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3 of 3 people found the following review helpful
5.0 out of 5 stars Yao story interesting; broader Chineses history is fascinating
I am NOT a huge sports nut...you know the kind who rattles off stats and knows all the players, but I really enjoyed this book. The story of Yao Ming was very interesting especially as it interlaces with China's history. I think it gives a very interesting look into the evolution of Chinese sports, politics and government. It kept me interested and I really looked...
Published on October 13, 2006 by E. WIe

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14 of 28 people found the following review helpful
1.0 out of 5 stars Racism at its worst
I don't know much about basketball or Yao Ming or any other players for that matter, but I do know that Asians, regardless of which country he/she comes from, have the ability to play as well as people from other continents if they try hard enough. What I see in Yao Ming is a desire to compete with the best the world, and to have a great career in which you get to have...
Published on January 26, 2006


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3 of 3 people found the following review helpful
5.0 out of 5 stars Yao story interesting; broader Chineses history is fascinating, October 13, 2006
I am NOT a huge sports nut...you know the kind who rattles off stats and knows all the players, but I really enjoyed this book. The story of Yao Ming was very interesting especially as it interlaces with China's history. I think it gives a very interesting look into the evolution of Chinese sports, politics and government. It kept me interested and I really looked forward to picking it up again every evening to read.
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3 of 3 people found the following review helpful
4.0 out of 5 stars Good Story but......., April 3, 2006
By 
Don from SF "coach41" (San Francisco, CA USA) - See all my reviews
I read the entire book while on a 11 hour flight from the US to China. All in all, the book was good, lots of background info on Yao, his parents and even disgraced hoops star Wang Zhi-Zhi.

However, I'm not sure I buy into the book's theory of China trying to be matchmaker and have Yao's parents to produce tall offspring. Why stop at Yao's parents? They certainly weren't the only tall people in China at the time. As most of us basketball fans know by now, Yao Ming (by himself), cannot carry the Chinese National Basketball team. The team needs more capable players to compete against the European and American teams.

Another minor complaint of the book is the re-cycling of previously written articles about Yao. Perhaps there just isn't a ton of written material about Yao, but I know there were a few sections regarding Yao there were paraphased from other sources. As an avid reader of anything Yao, I wish the author could have been more discreet or rewrote the source material differently. As is, it was just annoying to read something and feel like "dang, I know that came from somewhere before".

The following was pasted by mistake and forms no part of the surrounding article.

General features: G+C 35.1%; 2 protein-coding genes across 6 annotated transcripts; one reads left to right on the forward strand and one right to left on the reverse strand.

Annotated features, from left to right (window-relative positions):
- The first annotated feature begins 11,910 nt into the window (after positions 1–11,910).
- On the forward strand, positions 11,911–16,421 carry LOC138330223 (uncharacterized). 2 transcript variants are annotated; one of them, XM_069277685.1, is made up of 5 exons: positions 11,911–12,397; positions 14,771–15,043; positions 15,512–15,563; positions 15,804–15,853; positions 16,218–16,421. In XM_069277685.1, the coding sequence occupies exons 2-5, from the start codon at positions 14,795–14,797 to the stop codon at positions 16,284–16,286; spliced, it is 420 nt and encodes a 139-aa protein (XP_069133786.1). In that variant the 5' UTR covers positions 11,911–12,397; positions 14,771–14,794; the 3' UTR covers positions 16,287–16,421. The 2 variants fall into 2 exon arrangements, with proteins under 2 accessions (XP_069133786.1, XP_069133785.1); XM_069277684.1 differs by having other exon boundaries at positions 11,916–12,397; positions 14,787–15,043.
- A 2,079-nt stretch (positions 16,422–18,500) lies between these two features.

I did finish the book by the end of my plane ride. :) All in all, despite the misgivings of the theories and the apparently recycling of some articles, the book was fairly entertaining and you do learn something about Yao, his family and others in the Chinese sports empire.
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5.0 out of 5 stars amazing book about big YAO, January 17, 2012
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very good book to know a broader background of Yao Ming and the cultural difference between US and China. But I doubt some of the information in the book, like the marriage between his parents, cannot believe it's only for the genetic consideration by the government. Anyway, a must read book for Yao!
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4.0 out of 5 stars Skeptical at first, but pleasantly surprised...., January 3, 2012
I was a bit skeptical at first, as my impression (from skimming a quick article about it a few years ago) was that the book was just another "conspiracy theory" book based on loose facts and one author's imagination.

However, when I glanced at it while browsing books last summer in my local public library, I found that it had much more depth and substance than initially expected. After further reading, I discovered that it was very interesting, backed by many credible sources (interviews, articles, etc).

Although one might not agree with the author's suggestions of government manipulation in order to "create" Yao Ming (such as the intentional pairing of his tall, basketball player parents to produce China's next star center), this shouldn't be a reason to dismiss the book altogether.